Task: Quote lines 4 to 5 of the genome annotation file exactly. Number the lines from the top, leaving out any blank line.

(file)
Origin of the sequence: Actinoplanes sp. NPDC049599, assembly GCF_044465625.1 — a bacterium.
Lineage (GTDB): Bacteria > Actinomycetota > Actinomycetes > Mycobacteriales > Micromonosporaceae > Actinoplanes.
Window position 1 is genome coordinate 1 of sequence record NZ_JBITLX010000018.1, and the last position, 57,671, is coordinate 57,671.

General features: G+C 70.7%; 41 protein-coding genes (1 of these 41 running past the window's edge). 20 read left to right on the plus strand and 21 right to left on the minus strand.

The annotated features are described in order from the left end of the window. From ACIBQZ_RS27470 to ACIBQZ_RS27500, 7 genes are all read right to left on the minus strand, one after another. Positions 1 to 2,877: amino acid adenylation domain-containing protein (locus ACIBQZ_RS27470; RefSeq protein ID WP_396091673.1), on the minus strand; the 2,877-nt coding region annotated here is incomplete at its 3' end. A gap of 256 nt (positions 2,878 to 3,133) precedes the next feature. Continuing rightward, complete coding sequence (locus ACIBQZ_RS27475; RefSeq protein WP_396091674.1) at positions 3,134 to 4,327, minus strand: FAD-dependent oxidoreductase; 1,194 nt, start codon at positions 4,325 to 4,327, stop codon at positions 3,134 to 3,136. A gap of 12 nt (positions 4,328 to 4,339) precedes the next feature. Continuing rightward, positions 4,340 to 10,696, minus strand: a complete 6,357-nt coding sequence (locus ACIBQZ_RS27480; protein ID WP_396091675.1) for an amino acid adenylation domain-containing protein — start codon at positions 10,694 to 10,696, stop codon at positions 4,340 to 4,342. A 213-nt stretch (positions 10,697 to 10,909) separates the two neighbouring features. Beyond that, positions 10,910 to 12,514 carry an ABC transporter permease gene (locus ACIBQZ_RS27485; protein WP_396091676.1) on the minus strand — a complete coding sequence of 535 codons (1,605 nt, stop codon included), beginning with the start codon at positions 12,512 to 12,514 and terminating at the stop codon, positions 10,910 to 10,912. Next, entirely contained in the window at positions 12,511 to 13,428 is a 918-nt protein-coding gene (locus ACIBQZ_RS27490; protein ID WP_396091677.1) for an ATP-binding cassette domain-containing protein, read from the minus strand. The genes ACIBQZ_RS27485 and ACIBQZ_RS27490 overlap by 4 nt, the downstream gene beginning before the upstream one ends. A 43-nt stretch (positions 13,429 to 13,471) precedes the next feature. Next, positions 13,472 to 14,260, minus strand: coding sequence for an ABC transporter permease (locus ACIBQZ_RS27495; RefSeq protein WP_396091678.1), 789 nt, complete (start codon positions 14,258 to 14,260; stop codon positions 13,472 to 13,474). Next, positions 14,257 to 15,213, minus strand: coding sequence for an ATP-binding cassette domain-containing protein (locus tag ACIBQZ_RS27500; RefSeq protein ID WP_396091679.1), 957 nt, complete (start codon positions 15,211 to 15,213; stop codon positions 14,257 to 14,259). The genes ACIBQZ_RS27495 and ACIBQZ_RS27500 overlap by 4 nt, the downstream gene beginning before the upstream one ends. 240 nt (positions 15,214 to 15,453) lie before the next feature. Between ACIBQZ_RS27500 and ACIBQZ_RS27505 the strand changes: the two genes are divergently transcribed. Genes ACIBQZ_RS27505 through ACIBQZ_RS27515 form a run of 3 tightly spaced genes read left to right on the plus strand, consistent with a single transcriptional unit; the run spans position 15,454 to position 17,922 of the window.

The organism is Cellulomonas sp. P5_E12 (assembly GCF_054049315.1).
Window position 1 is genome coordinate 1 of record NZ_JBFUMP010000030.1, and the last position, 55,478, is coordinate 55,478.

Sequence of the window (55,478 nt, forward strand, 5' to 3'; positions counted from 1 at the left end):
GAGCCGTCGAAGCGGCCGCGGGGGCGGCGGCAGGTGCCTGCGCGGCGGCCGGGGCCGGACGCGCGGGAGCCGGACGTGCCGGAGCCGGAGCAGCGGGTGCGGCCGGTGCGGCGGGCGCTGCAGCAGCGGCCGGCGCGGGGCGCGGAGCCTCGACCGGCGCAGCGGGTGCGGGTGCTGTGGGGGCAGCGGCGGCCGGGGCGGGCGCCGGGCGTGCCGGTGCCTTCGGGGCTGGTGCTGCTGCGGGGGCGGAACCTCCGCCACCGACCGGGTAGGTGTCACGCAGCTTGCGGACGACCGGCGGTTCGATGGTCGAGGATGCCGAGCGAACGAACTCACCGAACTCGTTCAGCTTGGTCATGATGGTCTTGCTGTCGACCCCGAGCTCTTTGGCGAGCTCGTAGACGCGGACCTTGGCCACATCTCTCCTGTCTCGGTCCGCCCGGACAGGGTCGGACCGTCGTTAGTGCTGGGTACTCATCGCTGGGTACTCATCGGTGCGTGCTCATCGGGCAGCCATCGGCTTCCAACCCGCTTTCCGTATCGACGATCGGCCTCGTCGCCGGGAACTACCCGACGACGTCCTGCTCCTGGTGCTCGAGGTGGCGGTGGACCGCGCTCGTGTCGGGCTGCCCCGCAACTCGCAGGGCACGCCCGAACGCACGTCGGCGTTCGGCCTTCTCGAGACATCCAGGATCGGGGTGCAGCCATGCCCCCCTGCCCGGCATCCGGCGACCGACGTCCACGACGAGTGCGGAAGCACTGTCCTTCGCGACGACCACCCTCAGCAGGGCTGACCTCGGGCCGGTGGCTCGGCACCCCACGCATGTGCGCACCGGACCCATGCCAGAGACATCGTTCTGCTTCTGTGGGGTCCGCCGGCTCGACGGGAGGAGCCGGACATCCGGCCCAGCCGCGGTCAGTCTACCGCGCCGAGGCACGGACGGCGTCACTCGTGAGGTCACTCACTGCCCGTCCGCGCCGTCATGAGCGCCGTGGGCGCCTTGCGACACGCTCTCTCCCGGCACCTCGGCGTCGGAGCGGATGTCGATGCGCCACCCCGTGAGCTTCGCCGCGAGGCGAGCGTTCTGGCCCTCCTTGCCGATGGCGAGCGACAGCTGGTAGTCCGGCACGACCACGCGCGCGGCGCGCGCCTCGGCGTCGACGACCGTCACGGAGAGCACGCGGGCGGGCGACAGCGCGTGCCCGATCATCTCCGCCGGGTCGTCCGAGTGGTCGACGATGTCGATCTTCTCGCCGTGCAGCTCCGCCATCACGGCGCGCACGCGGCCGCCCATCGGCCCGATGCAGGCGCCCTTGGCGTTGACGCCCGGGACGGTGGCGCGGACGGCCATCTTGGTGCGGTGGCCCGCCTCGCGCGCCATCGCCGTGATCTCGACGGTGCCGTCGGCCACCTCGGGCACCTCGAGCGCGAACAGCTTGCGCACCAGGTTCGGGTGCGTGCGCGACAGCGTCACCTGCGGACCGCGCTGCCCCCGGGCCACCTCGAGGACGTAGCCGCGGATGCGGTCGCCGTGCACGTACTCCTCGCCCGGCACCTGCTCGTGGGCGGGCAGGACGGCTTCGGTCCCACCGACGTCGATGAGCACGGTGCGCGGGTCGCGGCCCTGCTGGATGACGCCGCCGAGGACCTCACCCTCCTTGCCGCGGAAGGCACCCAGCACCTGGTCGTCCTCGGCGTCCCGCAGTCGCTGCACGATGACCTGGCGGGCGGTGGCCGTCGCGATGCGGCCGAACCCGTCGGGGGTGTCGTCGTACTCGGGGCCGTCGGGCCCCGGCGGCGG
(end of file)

General features: G+C 70.7%; 41 protein-coding genes (1 of these 41 running past the window's edge). 20 read left to right on the plus strand and 21 right to left on the minus strand.

The annotated features are described in order from the left end of the window. From ACIBQZ_RS27470 to ACIBQZ_RS27500, 7 genes are all read right to left on the minus strand, one after another. Positions 1 to 2,877: amino acid adenylation domain-containing protein (locus ACIBQZ_RS27470; RefSeq protein ID WP_396091673.1), on the minus strand; the 2,877-nt coding region annotated here is incomplete at its 3' end. A gap of 256 nt (positions 2,878 to 3,133) precedes the next feature. Continuing rightward, complete coding sequence (locus ACIBQZ_RS27475; RefSeq protein WP_396091674.1) at positions 3,134 to 4,327, minus strand: FAD-dependent oxidoreductase; 1,194 nt, start codon at positions 4,325 to 4,327, stop codon at positions 3,134 to 3,136. A gap of 12 nt (positions 4,328 to 4,339) precedes the next feature. Continuing rightward, positions 4,340 to 10,696, minus strand: a complete 6,357-nt coding sequence (locus ACIBQZ_RS27480; protein ID WP_396091675.1) for an amino acid adenylation domain-containing protein — start codon at positions 10,694 to 10,696, stop codon at positions 4,340 to 4,342. A 213-nt stretch (positions 10,697 to 10,909) separates the two neighbouring features. Beyond that, positions 10,910 to 12,514 carry an ABC transporter permease gene (locus ACIBQZ_RS27485; protein WP_396091676.1) on the minus strand — a complete coding sequence of 535 codons (1,605 nt, stop codon included), beginning with the start codon at positions 12,512 to 12,514 and terminating at the stop codon, positions 10,910 to 10,912. Next, entirely contained in the window at positions 12,511 to 13,428 is a 918-nt protein-coding gene (locus ACIBQZ_RS27490; protein ID WP_396091677.1) for an ATP-binding cassette domain-containing protein, read from the minus strand. The genes ACIBQZ_RS27485 and ACIBQZ_RS27490 overlap by 4 nt, the downstream gene beginning before the upstream one ends. A 43-nt stretch (positions 13,429 to 13,471) precedes the next feature. Next, positions 13,472 to 14,260, minus strand: coding sequence for an ABC transporter permease (locus ACIBQZ_RS27495; RefSeq protein WP_396091678.1), 789 nt, complete (start codon positions 14,258 to 14,260; stop codon positions 13,472 to 13,474). Next, positions 14,257 to 15,213, minus strand: coding sequence for an ATP-binding cassette domain-containing protein (locus tag ACIBQZ_RS27500; RefSeq protein ID WP_396091679.1), 957 nt, complete (start codon positions 15,211 to 15,213; stop codon positions 14,257 to 14,259). The genes ACIBQZ_RS27495 and ACIBQZ_RS27500 overlap by 4 nt, the downstream gene beginning before the upstream one ends. 240 nt (positions 15,214 to 15,453) lie before the next feature. Between ACIBQZ_RS27500 and ACIBQZ_RS27505 the strand changes: the two genes are divergently transcribed. Genes ACIBQZ_RS27505 through ACIBQZ_RS27515 form a run of 3 tightly spaced genes read left to right on the plus strand, consistent with a single transcriptional unit; the run spans position 15,454 to position 17,922 of the window.